12. The prospects are good that the fiscal objectives for 2002 will be attained. On the basis of performance during the first half of the year, government revenue as a percentage of GDP is projected to reach the program target of 14.4 percent. Despite the strong pressure to spend in several areas, the government is committed to keeping overall expenditures under firm control. In this regard, and in view of the difficulties encountered in managing the government wage bill, government has adopted the measures described below to bring greater control over the teachers' payroll. The government expects to contain the 2002 primary budget deficit at the program target of 5.5 percent of GDP.1 The overall budget deficit (excluding grants) is also projected to be contained within the program target of 28 percent of GDP, and it will be largely financed by concessional donor budgetary and project support, including relief under the Initiative for Heavily Indebted Poor Countries (HIPC Initiative).
13. The government expects that the management of the education sector and education policy will be greatly improved following the implementation of the proposed Basic Education Sector Project, supported by the International Development Agency (IDA) and the African Development Bank (AfDB). In the meantime, the government has decided to take the following interim measures and guidelines to ensure the orderly management of the teachers' payroll:
14. In view of the expenditure overruns in regard to the wage bill and other outlays, the government has reviewed and reprioritized expenditure commitments for the second half of 2002, reducing or eliminating some nonpriority expenditures outside the key social sectors. At the same time, given the disbursement of HIPC resources, the government has started utilizing these resources in poverty-reducing outlays, including outlays for new teachers over the number alloted in the budget in 2002, services to refugees and internally displaced persons, etc. All poverty-reducing expenditures using recurrent and development classification will be identified and monitored in the revised 2002 budget, and in future budgets.
15. As envisaged under the program, the government is committed to remaining current on payments of its utility bills. Efforts were deployed to making utility payments on a current basis during 2002. However, the government did not succeed in these efforts, owing to inadequate budgetary allocation and excessive consumption. The government agreed on a plan to retire the carryover of arrears in 2001, to pay off arrears accumulated during the first half of 2002 by the end of 2002, and to become current on utility payments for the balance of 2002. Nevertheless, a thorough review of the billing practices of the major utilities, particularly the ones providing electricity and telephones, has revealed major flaws and a lack of transparency in the billing process, which have led to frequent complaints by public and private customers about utility bills. Consequently, the government, together with the utility companies, is to undertake an inventory of the government consumption centers to ensure that all the facilities appearing in the government utility bills belong to or are used by the government. Also, the power and telephone companies have major technological and managerial problems and inefficiencies, which we plan to address within the context of the program to reform public enterprises. Current subsidies to the NPA are expected to be contained within budgeted limits, although increases in petroleum product prices may require an increase in these expenditures to ensure a continued improvement in electricity generation and distribution.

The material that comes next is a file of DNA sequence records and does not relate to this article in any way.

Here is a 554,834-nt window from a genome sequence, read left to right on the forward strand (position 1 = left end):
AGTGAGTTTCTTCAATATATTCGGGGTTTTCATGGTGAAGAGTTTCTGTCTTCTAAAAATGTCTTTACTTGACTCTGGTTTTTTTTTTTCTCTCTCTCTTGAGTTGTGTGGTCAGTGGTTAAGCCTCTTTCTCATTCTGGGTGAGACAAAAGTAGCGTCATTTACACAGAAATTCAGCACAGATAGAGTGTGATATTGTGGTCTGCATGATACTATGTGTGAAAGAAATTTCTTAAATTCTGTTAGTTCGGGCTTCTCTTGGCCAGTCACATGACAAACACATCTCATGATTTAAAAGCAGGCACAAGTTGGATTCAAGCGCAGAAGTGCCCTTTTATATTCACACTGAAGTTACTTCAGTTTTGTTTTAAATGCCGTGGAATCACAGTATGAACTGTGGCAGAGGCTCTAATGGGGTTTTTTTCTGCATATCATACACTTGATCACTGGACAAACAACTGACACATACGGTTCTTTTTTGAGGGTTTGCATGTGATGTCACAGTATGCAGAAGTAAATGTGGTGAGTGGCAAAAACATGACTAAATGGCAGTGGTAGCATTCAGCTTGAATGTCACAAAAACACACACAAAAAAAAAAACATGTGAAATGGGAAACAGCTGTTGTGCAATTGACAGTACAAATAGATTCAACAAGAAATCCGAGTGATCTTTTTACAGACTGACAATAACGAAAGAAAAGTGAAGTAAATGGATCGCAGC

16. The budget for 2003 will be geared toward maintaining macroeconomic stability while further reorienting government expenditures toward poverty reduction. Government revenue is projected to rise to 15.1 percent of GDP that year as the recovery in economic activity intensifies and improvements in tax administration are continued. Government expenditure as a percentage of GDP is expected to remain high (about 37 percent of GDP), reflecting the continuing expenditure demands for improved services, reconstruction, and poverty reduction. The bulk of these outlays is expected to be covered by external budgetary and project assistance. The budget for 2003 will be finalized and discussed with Fund staff and other donors before the end of 2002.
17. Revenue growth will be underpinned by the continuation of reforms aimed at improving tax administration and streamlining indirect taxes, in line with the recommendations of the technical assistance mission from the Fund's Fiscal Affairs Department. In this regard, the operationalization of the National Revenue Authority (NRA) was made possible by the recent passage of the legislation. This will be followed by the redesign and modernization of customs and income tax processes, training, and the development of information technology, with the NRA expected to be fully operational and equipped by the end of 2003 (see Appendix I, Table 3). In the meantime, the customs department is introducing a computerized customs clearance system (ASYCUDA), which should greatly improve customs administration. The government is also committed to continuing its policy to further reduce external tariffs. In the context of the Second Monetary Zone (SMZ) under the Economic Community of West African States (ECOWAS), the government and its partners in the SMZ have agreed to adopt the common external tariff (CET) of the ECOWAS, comprising three nonzero customs duty tariff rates (5, 10 and 20 percent), by 2003.3 The exact timing of the implementation of the new CET will be decided after its revenue and economic impact has been reviewed. The government plans during 2003 to initiate preparations for the eventual introduction of the value-added tax (VAT), with a view to implementing the tax by December 2005.